Certification Authority Authorization

Bruce Morton

One of the issues of having many public CAs is that any or all can issue SSL certificates for any domain. This would be upsetting to a subscriber that has reviewed the SSL industry and has chosen a CA that they can trust and work with. Another CA can issue a certificate for their domain at the same time.

This happens all the time, but in an honest way. When an enterprise user wants a certificate and doesn’t know that the company has already negotiated a pre-existing relationship with a CA, he just orders the certificate online from a CA of his choosing. Unfortunately, the certificate could be issued by the CA to an attacker. This is what happened last year at both Comodo and DigiNotar. In both cases, the attacker found a way to get a CA to issue certificates for domains even though the owners of the domains were not their customers.

The result is that many industry experts have been looking for ways to stop CAs from issuing certificates for a domain that the registrant did not authorize. CAA is a solution. The full name is Certification Authority Authorization (CAA), which is a DNS resource record that allows a DNS domain name holder to specify the Certification Authorities authorized to issue certificates for that domain. Publication of CAA resource records will allow public CAs to implement additional controls to reduce the risk of unintended certificate issuance.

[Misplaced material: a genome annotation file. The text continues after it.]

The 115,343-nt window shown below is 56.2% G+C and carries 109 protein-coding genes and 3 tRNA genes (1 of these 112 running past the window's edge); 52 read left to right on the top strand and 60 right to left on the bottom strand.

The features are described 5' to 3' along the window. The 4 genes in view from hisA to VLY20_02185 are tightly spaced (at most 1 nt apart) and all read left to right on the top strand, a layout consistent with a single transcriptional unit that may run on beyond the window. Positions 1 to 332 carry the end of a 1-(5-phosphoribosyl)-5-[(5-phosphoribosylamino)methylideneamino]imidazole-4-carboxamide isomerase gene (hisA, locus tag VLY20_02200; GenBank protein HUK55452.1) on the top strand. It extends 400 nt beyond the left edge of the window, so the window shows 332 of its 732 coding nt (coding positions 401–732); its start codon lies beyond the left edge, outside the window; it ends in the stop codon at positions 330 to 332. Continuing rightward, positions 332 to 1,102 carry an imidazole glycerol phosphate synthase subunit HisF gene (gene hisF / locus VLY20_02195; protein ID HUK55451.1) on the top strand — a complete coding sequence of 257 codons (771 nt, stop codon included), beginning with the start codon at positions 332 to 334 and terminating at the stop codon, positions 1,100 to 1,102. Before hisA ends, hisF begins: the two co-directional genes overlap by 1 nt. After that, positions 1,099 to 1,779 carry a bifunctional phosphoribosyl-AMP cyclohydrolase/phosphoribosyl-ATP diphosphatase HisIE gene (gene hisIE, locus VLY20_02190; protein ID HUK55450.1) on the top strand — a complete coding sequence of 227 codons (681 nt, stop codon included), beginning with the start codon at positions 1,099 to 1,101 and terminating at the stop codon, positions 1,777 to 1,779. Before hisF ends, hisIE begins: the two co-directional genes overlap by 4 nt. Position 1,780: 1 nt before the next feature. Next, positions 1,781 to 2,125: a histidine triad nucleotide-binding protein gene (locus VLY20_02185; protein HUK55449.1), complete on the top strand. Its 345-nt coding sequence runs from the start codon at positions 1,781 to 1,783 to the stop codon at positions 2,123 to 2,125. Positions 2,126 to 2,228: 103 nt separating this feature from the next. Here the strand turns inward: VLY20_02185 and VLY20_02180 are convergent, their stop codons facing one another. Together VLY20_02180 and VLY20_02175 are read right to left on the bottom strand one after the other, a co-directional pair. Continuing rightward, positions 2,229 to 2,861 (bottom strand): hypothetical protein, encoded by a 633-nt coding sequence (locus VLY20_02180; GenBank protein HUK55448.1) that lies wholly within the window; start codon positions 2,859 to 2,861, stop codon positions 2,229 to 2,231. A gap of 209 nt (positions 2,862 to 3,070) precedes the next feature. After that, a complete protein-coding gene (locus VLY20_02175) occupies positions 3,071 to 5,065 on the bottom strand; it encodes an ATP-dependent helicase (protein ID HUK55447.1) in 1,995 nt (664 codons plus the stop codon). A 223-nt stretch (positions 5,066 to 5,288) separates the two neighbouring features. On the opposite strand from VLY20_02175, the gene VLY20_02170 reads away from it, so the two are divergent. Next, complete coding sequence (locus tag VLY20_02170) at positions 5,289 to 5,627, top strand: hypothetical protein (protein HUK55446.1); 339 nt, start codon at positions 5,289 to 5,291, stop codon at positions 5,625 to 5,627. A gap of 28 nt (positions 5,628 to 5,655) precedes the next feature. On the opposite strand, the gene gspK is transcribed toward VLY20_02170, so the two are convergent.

It’s obvious why an SSL certificate subscriber would want this as it will help protect their domain, brand and security costs. Why would a CA use CAA?

  • Increases the reliability of a validated domain name
  • Implementation can be automatic and low maintenance
  • Allows high-value targets to identify themselves, which will help with global verification of high-value domains
  • Powerful defense against fraudulent issue attempts
  • Also to consider is that if some CAs use CAA and others do not, then who will be the hacker’s target for fraudulent certificates?

The request for comment (RFC) for CAA is close to completion and should be available in August 2012. After publication, it will be provided to the CA/Browser Forum with the expectation that it will be referenced as a requirement from the Baseline Requirements.

Updated January 28, 2013: CAA has been released as RFC 6844.

Bruce Morton
Bruce Morton
Director, Certificate Technology & Standards

Bruce Morton has worked in the public key infrastructure and digital certificate industry for more than 15 years and has focused on SSL and other publicly trusted certificates since 2005. He has been an active member of the CA/Browser Forum that released guidelines for extended validation (EV) certificates and Baseline Requirements for SSL certificates. Bruce oversees the governance and compliance of Entrust’s publicly trusted PKI.

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